ESPN Marion Jones Documentary Falls Short on Sincerity

by Edward Gemdjian

Marion Jones is my favorite female athlete of the early century.  She was an extremely hard worker and always a professional.  When she finally admitted to using performance enhancing drugs, I had many questions about what led her to her decisions and how she beat the very accurate Olympic testing.

Needless to say when I found out ESPN’s 30 for 30 documentary series was doing a piece on Jones, directed by John Singleton no less, I was extremely excited.  I even got my girlfriend to watch it with me.  After an hour full of dramatic speeches in front of high school students and a story about how she landed herself in solitary confinement during her stint in prison, Cathy and I looked at each other with confusion.  “Is it over?  What about…”

Unlike most sports fans I actually did not lose respect for Marion Jones as an athlete when the news of her PED use spread.  I understand the pressures top athletes have to continually perform, Marion Jones was in the spotlight as a two sport  phenom since she was a Sophomore in high school.  I’m sure coaches, fans, family and media all played a part in pushing her mentally and physically past any normal person’s limits.  At some point in her career, not highlighted in this documentary, the pressure became so great that Jones conceded to use PED’s.  At some point soon after, she somehow successfully beat numerous drug tests on her way to a 5 medal performance in the 2000 Olympics.  Throughout this whole time, I can not imagine the guilt and shame that she was going through, while continuing to paint a picture of an honest, hard working professional.  She endured more than 4 years of accusations, while still competing.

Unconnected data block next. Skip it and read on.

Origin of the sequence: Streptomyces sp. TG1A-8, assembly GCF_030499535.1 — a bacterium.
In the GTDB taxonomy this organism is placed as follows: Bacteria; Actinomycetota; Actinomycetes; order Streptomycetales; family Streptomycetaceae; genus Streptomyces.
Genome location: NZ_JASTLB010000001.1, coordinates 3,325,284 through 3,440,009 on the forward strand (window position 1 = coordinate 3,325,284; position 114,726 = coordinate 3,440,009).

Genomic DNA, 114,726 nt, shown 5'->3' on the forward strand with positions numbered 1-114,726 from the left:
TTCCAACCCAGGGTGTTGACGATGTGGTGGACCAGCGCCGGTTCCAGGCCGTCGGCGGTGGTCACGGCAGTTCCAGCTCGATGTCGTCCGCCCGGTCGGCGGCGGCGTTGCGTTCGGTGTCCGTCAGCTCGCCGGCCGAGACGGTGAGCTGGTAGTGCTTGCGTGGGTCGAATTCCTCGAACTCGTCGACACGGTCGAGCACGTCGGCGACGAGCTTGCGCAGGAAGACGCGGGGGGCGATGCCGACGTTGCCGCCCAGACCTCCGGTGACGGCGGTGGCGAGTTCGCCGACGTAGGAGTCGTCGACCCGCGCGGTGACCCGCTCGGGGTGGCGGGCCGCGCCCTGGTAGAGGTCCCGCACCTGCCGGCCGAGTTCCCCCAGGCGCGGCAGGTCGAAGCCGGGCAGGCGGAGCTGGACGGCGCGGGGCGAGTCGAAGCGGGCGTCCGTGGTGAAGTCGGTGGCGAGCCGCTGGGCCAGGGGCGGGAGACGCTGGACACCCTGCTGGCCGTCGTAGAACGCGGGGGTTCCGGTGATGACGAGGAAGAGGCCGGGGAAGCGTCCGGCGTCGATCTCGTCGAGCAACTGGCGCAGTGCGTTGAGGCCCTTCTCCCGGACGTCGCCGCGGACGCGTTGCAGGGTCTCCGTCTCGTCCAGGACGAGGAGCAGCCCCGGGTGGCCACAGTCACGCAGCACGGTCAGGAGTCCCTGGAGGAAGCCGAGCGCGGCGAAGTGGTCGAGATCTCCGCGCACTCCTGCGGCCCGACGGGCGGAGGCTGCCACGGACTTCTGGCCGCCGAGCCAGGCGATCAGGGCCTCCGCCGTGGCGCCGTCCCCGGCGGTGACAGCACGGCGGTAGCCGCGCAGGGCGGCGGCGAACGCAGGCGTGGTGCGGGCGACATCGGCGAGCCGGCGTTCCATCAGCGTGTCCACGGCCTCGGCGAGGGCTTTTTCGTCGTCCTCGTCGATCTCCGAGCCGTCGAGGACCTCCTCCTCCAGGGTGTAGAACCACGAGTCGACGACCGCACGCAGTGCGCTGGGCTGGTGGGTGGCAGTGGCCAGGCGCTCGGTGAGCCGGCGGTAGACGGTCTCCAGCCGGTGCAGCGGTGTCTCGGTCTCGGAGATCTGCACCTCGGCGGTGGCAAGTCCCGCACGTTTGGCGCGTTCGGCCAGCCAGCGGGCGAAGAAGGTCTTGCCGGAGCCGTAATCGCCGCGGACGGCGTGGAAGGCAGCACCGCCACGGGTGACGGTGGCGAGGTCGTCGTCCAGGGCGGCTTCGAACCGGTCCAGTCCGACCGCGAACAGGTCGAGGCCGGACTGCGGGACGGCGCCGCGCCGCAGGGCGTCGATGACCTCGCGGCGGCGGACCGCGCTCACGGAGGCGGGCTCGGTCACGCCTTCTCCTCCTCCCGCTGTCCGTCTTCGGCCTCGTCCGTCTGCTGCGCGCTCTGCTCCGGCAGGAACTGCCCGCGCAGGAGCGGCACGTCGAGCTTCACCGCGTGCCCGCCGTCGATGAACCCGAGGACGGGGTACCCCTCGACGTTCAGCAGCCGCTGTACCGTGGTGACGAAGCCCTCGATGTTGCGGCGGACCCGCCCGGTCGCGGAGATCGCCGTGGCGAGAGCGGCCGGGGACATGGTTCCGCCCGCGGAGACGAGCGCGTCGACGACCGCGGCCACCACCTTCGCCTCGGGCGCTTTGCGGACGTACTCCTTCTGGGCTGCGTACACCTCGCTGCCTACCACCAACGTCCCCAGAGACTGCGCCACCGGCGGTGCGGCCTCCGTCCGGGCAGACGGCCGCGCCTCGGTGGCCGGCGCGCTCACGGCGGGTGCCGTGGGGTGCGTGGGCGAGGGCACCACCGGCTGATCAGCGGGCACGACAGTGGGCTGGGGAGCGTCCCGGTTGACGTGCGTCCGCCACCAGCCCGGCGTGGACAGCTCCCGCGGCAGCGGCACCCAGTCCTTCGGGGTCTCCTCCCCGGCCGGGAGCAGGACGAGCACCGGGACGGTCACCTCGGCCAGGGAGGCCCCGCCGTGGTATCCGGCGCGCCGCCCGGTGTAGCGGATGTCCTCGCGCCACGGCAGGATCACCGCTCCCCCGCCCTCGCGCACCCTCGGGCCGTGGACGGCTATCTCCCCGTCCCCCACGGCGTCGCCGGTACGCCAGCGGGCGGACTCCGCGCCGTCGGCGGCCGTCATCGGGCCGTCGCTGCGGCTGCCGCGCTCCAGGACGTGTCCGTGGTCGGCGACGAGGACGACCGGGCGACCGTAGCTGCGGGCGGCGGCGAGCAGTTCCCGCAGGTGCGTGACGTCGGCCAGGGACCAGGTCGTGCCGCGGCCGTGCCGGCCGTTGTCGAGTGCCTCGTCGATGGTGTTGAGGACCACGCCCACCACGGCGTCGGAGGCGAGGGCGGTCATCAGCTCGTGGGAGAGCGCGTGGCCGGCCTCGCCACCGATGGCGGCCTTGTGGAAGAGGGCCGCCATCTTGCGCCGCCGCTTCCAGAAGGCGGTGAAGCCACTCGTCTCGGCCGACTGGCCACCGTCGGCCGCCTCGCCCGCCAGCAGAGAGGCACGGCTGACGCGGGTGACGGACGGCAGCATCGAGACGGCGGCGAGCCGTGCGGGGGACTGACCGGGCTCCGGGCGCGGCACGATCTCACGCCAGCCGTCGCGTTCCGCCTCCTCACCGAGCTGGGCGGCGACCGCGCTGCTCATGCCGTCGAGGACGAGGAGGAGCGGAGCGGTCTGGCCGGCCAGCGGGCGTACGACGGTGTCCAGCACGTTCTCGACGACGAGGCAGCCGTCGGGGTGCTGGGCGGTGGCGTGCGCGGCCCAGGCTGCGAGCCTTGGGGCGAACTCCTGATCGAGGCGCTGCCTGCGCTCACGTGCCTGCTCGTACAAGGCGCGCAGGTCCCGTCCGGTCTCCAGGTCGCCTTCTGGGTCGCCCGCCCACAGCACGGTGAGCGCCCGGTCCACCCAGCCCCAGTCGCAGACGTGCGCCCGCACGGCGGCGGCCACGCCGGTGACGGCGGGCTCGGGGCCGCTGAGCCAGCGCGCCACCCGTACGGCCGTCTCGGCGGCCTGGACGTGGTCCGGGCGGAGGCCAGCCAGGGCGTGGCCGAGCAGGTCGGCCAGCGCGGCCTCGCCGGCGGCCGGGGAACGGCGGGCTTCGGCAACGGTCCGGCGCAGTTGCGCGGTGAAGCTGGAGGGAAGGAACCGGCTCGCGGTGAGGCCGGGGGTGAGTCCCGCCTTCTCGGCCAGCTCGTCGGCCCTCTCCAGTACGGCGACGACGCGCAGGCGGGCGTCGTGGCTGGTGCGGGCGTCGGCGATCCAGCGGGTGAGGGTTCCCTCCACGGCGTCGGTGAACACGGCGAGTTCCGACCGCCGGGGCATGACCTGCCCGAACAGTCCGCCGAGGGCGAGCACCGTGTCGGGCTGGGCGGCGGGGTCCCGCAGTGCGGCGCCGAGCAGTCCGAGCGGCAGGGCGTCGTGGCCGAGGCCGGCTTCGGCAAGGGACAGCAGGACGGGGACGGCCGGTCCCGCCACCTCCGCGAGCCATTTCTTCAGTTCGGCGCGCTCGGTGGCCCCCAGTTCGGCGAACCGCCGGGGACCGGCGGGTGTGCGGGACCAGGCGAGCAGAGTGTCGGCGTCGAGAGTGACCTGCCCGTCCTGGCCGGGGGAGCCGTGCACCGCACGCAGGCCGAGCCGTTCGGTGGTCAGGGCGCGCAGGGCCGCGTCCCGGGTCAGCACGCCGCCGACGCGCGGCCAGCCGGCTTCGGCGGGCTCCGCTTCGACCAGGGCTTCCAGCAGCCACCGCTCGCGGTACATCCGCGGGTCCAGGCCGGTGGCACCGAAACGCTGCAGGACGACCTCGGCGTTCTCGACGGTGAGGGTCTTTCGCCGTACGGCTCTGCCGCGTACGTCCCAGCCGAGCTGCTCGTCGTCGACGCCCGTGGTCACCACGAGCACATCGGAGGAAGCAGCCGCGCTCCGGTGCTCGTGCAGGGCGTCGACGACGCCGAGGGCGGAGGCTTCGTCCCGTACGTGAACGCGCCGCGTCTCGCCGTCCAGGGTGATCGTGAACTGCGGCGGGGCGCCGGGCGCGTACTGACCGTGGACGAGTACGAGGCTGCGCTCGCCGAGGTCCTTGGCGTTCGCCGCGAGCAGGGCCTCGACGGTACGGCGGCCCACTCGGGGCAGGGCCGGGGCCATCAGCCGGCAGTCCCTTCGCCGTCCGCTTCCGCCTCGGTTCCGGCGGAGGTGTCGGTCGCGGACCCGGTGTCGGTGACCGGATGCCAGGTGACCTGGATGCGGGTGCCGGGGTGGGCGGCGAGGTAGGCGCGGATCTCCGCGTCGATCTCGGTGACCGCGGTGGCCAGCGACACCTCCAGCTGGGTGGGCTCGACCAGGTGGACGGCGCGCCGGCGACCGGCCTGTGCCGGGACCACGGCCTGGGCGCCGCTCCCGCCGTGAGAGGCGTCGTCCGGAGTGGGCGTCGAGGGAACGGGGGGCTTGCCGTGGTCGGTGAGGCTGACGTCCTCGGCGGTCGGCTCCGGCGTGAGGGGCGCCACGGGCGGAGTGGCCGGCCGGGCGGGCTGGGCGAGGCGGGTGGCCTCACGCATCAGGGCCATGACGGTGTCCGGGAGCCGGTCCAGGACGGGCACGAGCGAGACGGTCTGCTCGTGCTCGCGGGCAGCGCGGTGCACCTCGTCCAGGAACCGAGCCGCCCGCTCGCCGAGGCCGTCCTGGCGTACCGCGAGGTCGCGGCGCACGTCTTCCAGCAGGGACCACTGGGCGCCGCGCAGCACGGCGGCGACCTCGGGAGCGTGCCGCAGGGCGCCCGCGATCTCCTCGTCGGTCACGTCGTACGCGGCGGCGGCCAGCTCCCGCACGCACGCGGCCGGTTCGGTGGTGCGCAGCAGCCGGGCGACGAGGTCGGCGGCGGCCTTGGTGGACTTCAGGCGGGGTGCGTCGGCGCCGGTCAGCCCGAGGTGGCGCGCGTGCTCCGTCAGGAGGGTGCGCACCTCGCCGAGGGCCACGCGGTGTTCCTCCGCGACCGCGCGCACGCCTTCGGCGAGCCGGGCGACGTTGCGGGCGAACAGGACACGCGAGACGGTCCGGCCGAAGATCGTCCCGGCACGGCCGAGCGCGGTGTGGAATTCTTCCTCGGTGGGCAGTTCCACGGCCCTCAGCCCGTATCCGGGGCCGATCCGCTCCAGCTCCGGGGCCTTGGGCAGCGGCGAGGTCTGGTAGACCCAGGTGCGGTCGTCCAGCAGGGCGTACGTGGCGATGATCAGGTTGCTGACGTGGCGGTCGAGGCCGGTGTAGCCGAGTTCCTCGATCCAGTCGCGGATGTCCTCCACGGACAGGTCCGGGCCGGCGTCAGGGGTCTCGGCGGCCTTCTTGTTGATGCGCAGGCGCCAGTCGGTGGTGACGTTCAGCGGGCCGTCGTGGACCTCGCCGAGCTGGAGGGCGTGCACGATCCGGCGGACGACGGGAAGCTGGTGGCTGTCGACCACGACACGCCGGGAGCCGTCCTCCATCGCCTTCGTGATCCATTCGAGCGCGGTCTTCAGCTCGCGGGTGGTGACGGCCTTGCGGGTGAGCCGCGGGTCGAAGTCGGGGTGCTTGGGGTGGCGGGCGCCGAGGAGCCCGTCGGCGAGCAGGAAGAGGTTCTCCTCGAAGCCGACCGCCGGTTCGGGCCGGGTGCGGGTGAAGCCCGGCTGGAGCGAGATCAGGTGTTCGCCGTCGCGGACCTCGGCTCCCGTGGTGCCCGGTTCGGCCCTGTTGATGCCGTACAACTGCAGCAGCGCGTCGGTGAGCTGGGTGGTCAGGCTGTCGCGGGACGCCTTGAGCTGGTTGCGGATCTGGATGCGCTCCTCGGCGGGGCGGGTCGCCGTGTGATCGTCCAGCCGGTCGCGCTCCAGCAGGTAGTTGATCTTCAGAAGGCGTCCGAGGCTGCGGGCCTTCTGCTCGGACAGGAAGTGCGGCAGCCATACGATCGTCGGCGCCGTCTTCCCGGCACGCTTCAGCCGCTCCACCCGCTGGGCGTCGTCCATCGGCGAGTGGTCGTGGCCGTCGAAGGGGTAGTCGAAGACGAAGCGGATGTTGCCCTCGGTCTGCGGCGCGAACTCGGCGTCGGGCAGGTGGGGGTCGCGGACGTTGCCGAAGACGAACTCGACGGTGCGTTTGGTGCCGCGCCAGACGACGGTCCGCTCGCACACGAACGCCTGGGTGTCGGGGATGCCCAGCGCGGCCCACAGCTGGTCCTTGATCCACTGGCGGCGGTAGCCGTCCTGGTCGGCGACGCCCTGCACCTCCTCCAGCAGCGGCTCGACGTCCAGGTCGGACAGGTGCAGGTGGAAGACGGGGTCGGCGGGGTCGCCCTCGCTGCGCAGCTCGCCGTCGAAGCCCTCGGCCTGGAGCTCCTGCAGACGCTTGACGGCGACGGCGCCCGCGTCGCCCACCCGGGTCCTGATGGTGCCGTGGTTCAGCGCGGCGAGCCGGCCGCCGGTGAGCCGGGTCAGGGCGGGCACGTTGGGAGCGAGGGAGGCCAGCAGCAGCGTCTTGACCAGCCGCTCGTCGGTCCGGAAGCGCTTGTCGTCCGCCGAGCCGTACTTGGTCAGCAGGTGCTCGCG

When did Marion Jones first begin using performance enhancing drugs?  What or who led her to believe that her natural ability was not good enough to win?  Was she on during the Olympics or did she cycle off before hand?  Did she continue to use while fighting off accusations and being tested constantly?  Is she now remorseful because she chose to use PED’s or because she got caught lying?

Not one of these questions was asked or answered during this film.  It seemed John Singleton was more interested in promoting Jones’ new career in the WNBA, and flirting with her any time the two were on camera together.

As for Jones, there is no sincerity in admitting to what you were already convicted of doing.  Tell us the whole story, the one about public pressure, self esteem issues, crooked coaches, demanding sponsors.  Tell us you were wrong, tell us your greatest effort wasn’t good enough to win without PED’s, tell us something we didn’t know 2 years ago.

I was desperately hoping this film would convince me to respect Marion Jones as a person as much as I respect her as an athlete.  She had every opportunity to really be a cautionary tale for young athletes.  Instead all we got was an advertisement for an aging professional basketball player averaging 9 minutes and 3 points per game.

Edward Gemdjian is a NASM certified Personal Trainer and Holistic Lifestyle Coach. Team Awesome is his response to the myriads of misinformation about health and fitness in the media. He currently sees clients exclusively at Equinox Fitness in Chelsea, New York.

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